Effects of Micronized Cartilage Matrix on Cartilage Repair in Osteochondral Lesions of the Talus.

Authors:
Alvin K Shieh
Alvin K Shieh
University of California
Tempe | United States
Sohni G Singh
Sohni G Singh
University of California Davis Medical Center
Connor Nathe
Connor Nathe
2 University of California Irvine School of Medicine
Evan Lian
Evan Lian
University of California
Prof. Dominik R Haudenschild, Ph.D.
Prof. Dominik R Haudenschild, Ph.D.
University of California Davis Medical Center
Professor
Arthritis Research
Sacramento, CA | United States
Jan A Nolta
Jan A Nolta
University of California
United States
Cassandra A Lee
Cassandra A Lee
Wake Forest University Baptist Medical Center
Eric Giza
Eric Giza
University of California Davis
United States

Cartilage 2018 Aug 29:1947603518796125. Epub 2018 Aug 29.

1 Department of Orthopaedic Surgery, University of California Davis Medical Center, Sacramento, CA, USA.

Background The repair of osteochondral lesions remains a challenge due to its poor vascularity and limited healing potential. Micronized cartilage matrix (MCM) is dehydrated, decellularized, micronized allogeneic cartilage matrix that contains the components of native articular tissue and is hypothesized to serve as a scaffold for the formation of hyaline-like tissue. Our objective was to demonstrate in vitro that the use of MCM combined with mesenchymal stem cells (MSCs) can lead to the formation of hyaline-like cartilage tissue in a single-stage treatment model. Design In group 1 (no wash), 250 µL MCM was reconstituted in 150 µL Dulbecco's phosphate-buffered saline (DPBS) for 5 minutes. Group 2 (saline wash) included 250 µL MCM washed in 20 mL DPBS for 30 minutes, then aspirated to remove all DPBS and reconstituted in 150 µL DPBS. Group 3 (serum wash): 250µL MCM washed in 20 mL DPBS for 30 minutes, then aspirated and reconstituted in 150 µL fetal bovine serum. Each group was then added to 50 µL solution of MSC suspended in DPBS at a concentration of 1.2 × 10 cells/350 µL. After 3 weeks, the defects were extracted and sectioned to perform viability and histologic analyses. Results Stem cells without rehydration of the MCM showed almost no viability whereas near complete cell viability was seen after rehydration with serum or saline solution, ultimately leading to chondrogenic differentiation and adhesion to the MCM particles. Conclusion We have shown in this proof-of-concept in vitro study that MCM can serve as a scaffold for the growth of cartilage tissue for the treatment of osteochondral lesions.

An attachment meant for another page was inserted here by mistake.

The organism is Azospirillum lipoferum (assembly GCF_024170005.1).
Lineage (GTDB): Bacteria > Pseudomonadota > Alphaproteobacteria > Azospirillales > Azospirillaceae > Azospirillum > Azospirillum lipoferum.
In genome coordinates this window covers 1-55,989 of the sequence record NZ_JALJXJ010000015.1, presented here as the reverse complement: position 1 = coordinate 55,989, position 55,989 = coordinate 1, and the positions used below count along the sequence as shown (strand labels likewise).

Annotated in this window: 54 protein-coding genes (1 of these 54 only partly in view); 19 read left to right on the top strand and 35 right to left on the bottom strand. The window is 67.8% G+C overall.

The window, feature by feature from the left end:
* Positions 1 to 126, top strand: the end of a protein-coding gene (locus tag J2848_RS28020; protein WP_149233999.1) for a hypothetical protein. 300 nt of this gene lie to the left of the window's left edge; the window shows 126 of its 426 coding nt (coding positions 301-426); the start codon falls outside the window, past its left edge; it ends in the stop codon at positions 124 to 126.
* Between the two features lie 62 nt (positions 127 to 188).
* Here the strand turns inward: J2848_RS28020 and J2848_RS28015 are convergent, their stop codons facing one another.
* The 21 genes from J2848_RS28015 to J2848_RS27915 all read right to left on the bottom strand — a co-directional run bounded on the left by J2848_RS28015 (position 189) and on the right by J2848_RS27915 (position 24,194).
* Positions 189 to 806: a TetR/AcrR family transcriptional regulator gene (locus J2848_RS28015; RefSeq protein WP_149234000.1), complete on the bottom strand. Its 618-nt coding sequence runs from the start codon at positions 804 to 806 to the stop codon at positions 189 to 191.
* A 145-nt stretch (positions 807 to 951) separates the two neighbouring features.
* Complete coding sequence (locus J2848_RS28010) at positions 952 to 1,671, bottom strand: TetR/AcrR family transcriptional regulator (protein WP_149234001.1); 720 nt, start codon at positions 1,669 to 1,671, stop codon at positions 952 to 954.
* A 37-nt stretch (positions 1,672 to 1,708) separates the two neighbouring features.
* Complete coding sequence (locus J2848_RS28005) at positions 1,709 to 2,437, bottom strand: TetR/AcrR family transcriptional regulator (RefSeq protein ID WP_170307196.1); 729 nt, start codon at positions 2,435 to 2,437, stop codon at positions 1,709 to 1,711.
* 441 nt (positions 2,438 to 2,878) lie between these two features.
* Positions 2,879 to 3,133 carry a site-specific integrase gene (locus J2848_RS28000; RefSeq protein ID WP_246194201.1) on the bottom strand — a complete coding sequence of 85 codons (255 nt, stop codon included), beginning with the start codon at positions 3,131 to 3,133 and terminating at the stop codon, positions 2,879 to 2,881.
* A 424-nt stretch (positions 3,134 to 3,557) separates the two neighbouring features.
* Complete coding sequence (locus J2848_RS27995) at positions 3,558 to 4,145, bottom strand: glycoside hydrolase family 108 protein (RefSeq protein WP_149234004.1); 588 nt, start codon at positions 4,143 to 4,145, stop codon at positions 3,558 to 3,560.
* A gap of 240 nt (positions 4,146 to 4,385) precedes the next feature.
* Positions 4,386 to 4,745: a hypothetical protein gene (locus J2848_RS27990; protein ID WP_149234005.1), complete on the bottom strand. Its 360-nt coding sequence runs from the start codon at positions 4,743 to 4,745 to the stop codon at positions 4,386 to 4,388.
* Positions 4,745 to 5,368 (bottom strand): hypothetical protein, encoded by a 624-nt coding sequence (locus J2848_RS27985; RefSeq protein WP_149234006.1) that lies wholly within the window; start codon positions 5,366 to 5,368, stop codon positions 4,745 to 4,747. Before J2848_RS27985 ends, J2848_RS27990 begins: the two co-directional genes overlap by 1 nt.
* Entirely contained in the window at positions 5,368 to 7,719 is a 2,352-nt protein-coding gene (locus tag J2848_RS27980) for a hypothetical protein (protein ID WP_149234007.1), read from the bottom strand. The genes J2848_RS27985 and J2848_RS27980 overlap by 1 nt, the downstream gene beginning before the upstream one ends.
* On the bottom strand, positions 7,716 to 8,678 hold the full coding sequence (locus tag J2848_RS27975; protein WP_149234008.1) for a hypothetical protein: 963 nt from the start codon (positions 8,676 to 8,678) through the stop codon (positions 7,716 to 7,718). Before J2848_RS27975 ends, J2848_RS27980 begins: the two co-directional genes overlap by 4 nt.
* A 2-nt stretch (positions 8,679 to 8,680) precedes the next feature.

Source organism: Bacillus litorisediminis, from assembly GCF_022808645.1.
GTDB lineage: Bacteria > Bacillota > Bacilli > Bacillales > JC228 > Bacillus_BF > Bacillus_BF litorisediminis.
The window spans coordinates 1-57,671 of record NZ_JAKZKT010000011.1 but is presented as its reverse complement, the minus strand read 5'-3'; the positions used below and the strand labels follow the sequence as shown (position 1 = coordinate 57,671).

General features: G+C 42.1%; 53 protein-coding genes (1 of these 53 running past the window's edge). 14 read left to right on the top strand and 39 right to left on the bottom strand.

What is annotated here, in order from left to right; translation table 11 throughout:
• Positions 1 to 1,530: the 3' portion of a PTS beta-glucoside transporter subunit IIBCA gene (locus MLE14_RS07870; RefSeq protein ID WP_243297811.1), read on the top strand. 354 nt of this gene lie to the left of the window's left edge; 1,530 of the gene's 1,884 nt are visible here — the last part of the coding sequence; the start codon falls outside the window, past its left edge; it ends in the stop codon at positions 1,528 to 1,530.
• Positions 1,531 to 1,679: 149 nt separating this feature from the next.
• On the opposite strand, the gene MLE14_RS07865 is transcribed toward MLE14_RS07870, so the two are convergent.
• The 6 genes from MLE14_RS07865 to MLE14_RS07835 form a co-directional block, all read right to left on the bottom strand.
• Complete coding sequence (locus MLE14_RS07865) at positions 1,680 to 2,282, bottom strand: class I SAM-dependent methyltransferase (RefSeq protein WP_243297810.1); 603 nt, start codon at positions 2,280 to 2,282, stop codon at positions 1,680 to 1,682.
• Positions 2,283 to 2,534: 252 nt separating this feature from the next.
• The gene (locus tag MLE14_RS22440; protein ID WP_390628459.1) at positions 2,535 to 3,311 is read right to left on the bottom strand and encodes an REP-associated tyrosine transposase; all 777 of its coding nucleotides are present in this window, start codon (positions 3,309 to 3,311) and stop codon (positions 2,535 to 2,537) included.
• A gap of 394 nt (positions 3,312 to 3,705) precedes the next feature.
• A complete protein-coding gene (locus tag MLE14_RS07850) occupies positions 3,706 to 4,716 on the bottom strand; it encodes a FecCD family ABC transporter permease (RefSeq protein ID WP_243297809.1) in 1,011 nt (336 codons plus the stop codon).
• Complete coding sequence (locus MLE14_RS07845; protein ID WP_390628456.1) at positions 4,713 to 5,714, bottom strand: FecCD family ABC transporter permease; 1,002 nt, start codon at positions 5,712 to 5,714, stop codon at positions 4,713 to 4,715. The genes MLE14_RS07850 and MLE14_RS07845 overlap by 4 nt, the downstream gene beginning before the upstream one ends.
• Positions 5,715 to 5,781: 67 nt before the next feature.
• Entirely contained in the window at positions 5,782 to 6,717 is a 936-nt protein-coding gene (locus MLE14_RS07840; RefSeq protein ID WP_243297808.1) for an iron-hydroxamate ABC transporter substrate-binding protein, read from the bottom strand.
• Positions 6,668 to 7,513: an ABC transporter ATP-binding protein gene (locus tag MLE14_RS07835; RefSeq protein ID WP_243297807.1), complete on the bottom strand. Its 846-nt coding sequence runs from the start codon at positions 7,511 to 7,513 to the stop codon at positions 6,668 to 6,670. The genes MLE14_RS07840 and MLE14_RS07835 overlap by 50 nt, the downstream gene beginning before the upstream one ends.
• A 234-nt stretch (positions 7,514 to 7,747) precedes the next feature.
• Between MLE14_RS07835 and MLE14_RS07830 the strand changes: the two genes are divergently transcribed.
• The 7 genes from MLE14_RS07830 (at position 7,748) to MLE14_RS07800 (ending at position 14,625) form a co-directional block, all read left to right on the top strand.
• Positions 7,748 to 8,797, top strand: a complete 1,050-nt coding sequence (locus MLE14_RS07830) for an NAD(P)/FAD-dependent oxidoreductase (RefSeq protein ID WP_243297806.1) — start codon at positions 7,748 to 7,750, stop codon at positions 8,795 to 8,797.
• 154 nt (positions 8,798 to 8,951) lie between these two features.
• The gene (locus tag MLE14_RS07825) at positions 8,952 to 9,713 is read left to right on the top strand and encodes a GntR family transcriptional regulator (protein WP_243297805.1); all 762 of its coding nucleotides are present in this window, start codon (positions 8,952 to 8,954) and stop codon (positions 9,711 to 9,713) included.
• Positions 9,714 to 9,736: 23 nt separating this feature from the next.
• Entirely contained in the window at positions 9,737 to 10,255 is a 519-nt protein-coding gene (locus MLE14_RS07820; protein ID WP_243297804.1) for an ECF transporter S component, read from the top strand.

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August 2018
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References

(Supplied by CrossRef)
Article in J Bone Joint Surg Am
Knutsen G et al.
J Bone Joint Surg Am 2004

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